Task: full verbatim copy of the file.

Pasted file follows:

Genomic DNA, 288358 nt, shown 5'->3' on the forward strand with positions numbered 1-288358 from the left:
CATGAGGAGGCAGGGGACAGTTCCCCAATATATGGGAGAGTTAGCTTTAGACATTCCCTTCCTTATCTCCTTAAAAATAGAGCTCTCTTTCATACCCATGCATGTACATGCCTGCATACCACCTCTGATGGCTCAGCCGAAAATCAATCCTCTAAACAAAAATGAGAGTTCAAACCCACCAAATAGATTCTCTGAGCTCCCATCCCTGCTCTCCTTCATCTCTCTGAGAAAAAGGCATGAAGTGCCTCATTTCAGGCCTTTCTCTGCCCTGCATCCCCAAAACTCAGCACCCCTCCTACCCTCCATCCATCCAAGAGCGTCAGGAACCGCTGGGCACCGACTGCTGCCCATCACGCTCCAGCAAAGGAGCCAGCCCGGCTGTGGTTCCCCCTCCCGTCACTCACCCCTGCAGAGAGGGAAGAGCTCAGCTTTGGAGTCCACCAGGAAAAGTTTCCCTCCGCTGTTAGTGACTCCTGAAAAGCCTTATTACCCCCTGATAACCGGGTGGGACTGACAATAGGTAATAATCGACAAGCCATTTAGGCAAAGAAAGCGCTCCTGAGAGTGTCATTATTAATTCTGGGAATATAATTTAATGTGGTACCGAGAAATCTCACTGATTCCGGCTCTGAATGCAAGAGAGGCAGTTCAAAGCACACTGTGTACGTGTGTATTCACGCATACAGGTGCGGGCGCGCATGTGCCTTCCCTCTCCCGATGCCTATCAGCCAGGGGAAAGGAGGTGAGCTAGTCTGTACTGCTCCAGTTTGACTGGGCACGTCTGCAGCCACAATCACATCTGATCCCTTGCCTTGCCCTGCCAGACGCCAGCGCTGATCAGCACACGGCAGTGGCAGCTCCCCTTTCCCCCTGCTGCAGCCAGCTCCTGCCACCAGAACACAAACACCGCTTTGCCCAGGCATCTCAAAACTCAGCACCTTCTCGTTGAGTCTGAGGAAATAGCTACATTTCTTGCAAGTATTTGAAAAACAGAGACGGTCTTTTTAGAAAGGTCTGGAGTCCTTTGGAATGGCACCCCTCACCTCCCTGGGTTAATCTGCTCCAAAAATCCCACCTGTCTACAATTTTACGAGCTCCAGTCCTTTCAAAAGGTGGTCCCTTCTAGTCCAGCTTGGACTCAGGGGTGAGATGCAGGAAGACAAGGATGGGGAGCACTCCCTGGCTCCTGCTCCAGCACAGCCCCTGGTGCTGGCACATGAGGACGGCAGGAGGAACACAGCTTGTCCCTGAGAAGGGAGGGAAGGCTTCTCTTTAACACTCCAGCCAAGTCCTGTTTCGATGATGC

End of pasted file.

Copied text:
Genomic DNA, 288358 nt, shown 5'->3' on the forward strand with positions numbered 1-288358 from the left:
CATGAGGAGGCAGGGGACAGTTCCCCAATATATGGGAGAGTTAGCTTTAGACATTCCCTTCCTTATCTCCTTAAAAATAGAGCTCTCTTTCATACCCATGCATGTACATGCCTGCATACCACCTCTGATGGCTCAGCCGAAAATCAATCCTCTAAACAAAAATGAGAGTTCAAACCCACCAAATAGATTCTCTGAGCTCCCATCCCTGCTCTCCTTCATCTCTCTGAGAAAAAGGCATGAAGTGCCTCATTTCAGGCCTTTCTCTGCCCTGCATCCCCAAAACTCAGCACCCCTCCTACCCTCCATCCATCCAAGAGCGTCAGGAACCGCTGGGCACCGACTGCTGCCCATCACGCTCCAGCAAAGGAGCCAGCCCGGCTGTGGTTCCCCCTCCCGTCACTCACCCCTGCAGAGAGGGAAGAGCTCAGCTTTGGAGTCCACCAGGAAAAGTTTCCCTCCGCTGTTAGTGACTCCTGAAAAGCCTTATTACCCCCTGATAACCGGGTGGGACTGACAATAGGTAATAATCGACAAGCCATTTAGGCAAAGAAAGCGCTCCTGAGAGTGTCATTATTAATTCTGGGAATATAATTTAATGTGGTACCGAGAAATCTCACTGATTCCGGCTCTGAATGCAAGAGAGGCAGTTCAAAGCACACTGTGTACGTGTGTATTCACGCATACAGGTGCGGGCGCGCATGTGCCTTCCCTCTCCCGATGCCTATCAGCCAGGGGAAAGGAGGTGAGCTAGTCTGTACTGCTCCAGTTTGACTGGGCACGTCTGCAGCCACAATCACATCTGATCCCTTGCCTTGCCCTGCCAGACGCCAGCGCTGATCAGCACACGGCAGTGGCAGCTCCCCTTTCCCCCTGCTGCAGCCAGCTCCTGCCACCAGAACACAAACACCGCTTTGCCCAGGCATCTCAAAACTCAGCACCTTCTCGTTGAGTCTGAGGAAATAGCTACATTTCTTGCAAGTATTTGAAAAACAGAGACGGTCTTTTTAGAAAGGTCTGGAGTCCTTTGGAATGGCACCCCTCACCTCCCTGGGTTAATCTGCTCCAAAAATCCCACCTGTCTACAATTTTACGAGCTCCAGTCCTTTCAAAAGGTGGTCCCTTCTAGTCCAGCTTGGACTCAGGGGTGAGATGCAGGAAGACAAGGATGGGGAGCACTCCCTGGCTCCTGCTCCAGCACAGCCCCTGGTGCTGGCACATGAGGACGGCAGGAGGAACACAGCTTGTCCCTGAGAAGGGAGGGAAGGCTTCTCTTTAACACTCCAGCCAAGTCCTGTTTCGATGATGC